The name is quirky, just like Baltimore. So that's uniquely cool. But I don't see what all the hoopla is about.It's basically just a fried fish sandwich.

            1. re: tobynissly

              but it's not JUST a fried fish sandwich! picking out the bones is the best part!

          3. Here's a newspaper article about pit beef sandwiches, a specialty of Baltimore; it also mentions some other foods Baltimore is known for:


                1. re: linguafood

                  You mean Rapa Scrapple, yes?

                  Which by the way, has it's own web site (but unfortunately no T-shirts or keychains for sale):


                  1. re: Geeyore

                    Indeedio. This is what our chowhound-challenged friend in Bawlmer has in her fridge at all times. And white bread and hard-boiled eggs -- a diet she could live on forever, it seems. Yawn.

                    1. re: linguafood

                      For the adventurous side, I don't think Scrapple can be categorized as Chowhound-challenged. Everything else, yes. But hey, glad someone's eating that stuff!

                      1. re: Dennis S

                        There's a butcher somewhere in lower Delaware (I forget the town, but it's not Bridgeville, home of Rapa Scrapple & the Bridgeville Diner) that has scrapple that's so good, so homemade, so fresh that I, not a scrapple enthusiast, decided that it would be called "artisan scrapple." BTW, that butcher also has a crab bratwurst. An amazing pork brat laced with crab and Old Bay seasonings. Pretty amazing stuff.

                        1. re: baltoellen

                          Roma makes a great "Chesapeake" sausage, awesome on the grill, just a hint of old bay in it.

                          1. re: hon

                            just pork no crab but very good. I am not a scrapple person but am intrigued by the "artisian scrapple".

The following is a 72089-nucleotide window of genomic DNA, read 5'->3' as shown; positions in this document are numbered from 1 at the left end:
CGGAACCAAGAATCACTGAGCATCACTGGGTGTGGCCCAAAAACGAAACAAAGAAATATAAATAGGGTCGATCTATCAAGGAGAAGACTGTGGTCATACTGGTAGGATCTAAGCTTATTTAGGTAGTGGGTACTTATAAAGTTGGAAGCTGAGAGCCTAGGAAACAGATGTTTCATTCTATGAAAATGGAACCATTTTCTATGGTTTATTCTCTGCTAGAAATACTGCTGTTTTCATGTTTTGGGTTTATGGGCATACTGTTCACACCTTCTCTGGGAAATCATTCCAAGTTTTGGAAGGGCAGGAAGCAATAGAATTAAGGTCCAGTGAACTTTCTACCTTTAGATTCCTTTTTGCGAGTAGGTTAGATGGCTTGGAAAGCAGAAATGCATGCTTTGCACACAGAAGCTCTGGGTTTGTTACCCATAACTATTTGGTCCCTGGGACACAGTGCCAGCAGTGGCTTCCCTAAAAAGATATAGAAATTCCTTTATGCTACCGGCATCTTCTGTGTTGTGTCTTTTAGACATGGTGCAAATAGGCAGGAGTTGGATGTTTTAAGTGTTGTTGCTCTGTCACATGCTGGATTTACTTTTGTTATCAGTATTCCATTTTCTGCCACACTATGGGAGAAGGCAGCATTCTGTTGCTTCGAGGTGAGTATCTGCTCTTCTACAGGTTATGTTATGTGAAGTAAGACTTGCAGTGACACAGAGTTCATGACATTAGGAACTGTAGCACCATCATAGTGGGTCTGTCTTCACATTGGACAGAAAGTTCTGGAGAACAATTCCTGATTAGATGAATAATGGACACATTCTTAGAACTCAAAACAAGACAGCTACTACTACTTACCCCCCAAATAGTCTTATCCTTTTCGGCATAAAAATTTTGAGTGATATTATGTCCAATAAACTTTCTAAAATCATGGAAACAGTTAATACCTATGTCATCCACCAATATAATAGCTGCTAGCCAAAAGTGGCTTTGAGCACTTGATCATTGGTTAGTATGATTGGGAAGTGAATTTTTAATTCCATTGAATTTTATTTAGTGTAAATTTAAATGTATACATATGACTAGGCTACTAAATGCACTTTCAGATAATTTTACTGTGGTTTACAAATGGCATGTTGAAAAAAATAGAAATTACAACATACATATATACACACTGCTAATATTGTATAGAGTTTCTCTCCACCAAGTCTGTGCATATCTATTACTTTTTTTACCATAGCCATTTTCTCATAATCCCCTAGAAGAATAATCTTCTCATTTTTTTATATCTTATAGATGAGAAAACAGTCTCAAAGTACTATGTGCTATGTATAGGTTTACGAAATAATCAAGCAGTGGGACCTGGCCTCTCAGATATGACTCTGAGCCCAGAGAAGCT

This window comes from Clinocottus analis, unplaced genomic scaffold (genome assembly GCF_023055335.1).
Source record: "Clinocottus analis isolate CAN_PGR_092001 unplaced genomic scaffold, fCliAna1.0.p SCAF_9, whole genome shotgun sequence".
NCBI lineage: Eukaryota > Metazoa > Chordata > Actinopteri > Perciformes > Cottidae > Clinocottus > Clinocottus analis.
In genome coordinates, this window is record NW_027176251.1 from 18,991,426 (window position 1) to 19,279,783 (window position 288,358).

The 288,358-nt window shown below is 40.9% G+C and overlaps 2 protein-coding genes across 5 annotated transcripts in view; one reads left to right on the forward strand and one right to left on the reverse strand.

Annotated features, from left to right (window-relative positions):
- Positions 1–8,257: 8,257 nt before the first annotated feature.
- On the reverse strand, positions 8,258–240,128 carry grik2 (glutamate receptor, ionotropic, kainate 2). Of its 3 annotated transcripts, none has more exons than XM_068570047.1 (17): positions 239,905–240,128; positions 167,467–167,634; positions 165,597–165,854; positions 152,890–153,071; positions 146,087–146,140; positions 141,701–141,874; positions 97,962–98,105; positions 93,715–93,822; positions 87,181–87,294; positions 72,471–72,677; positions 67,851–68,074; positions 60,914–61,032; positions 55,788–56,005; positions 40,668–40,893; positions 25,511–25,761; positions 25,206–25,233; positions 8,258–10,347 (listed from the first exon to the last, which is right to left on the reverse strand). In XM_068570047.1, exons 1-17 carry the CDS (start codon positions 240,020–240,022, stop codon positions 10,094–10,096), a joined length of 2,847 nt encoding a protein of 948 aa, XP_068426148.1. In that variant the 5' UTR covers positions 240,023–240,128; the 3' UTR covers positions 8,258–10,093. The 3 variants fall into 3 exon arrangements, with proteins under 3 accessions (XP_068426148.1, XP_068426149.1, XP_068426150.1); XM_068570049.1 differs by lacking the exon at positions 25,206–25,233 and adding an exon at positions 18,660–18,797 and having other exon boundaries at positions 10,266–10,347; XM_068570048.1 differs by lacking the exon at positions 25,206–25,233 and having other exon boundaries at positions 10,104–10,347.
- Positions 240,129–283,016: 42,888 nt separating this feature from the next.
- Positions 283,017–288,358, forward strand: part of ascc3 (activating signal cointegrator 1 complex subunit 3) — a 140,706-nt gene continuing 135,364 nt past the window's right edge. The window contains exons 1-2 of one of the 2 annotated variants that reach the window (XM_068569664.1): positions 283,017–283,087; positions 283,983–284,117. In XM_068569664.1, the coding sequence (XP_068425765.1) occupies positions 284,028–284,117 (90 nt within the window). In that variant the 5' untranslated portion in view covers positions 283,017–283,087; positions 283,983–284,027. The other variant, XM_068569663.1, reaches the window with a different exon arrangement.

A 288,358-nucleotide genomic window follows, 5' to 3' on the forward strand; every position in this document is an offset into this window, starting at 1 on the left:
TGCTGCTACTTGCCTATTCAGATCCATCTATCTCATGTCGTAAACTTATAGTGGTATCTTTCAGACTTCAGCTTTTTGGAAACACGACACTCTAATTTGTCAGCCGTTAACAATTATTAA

1. re: hon

                              Yeah, I know, it's a bit like "artisan spam" or something! :-)

                            2. re: hon

                              I've had the Roma. Frankly, not even close to being in the same league as the Southern DE stuff. I'll have to bring back enough next trip so you can try it, hon. And, maybe we can have a scrapple taste-off, too.

                              1. re: baltoellen

                                My Mother gets scrapple from the Amish Market in Timonium, she says its' great. A contender for the scrapple taste-off perhaps.

                                1. re: hon

                                  I am sure since they are coming from New Orleans they have had scrapple before

                                  1. re: agarnett100

                                    I don't know anything about scrapple but I did notice that the Truckpatch farms guys had some in their cooler at the JFX farmers market this weekend. This coming sunday is the last day of the year so if you want to get some from a place that practices the very best farming philosophy (as far as I know) with pastured animals etc etc... check them out.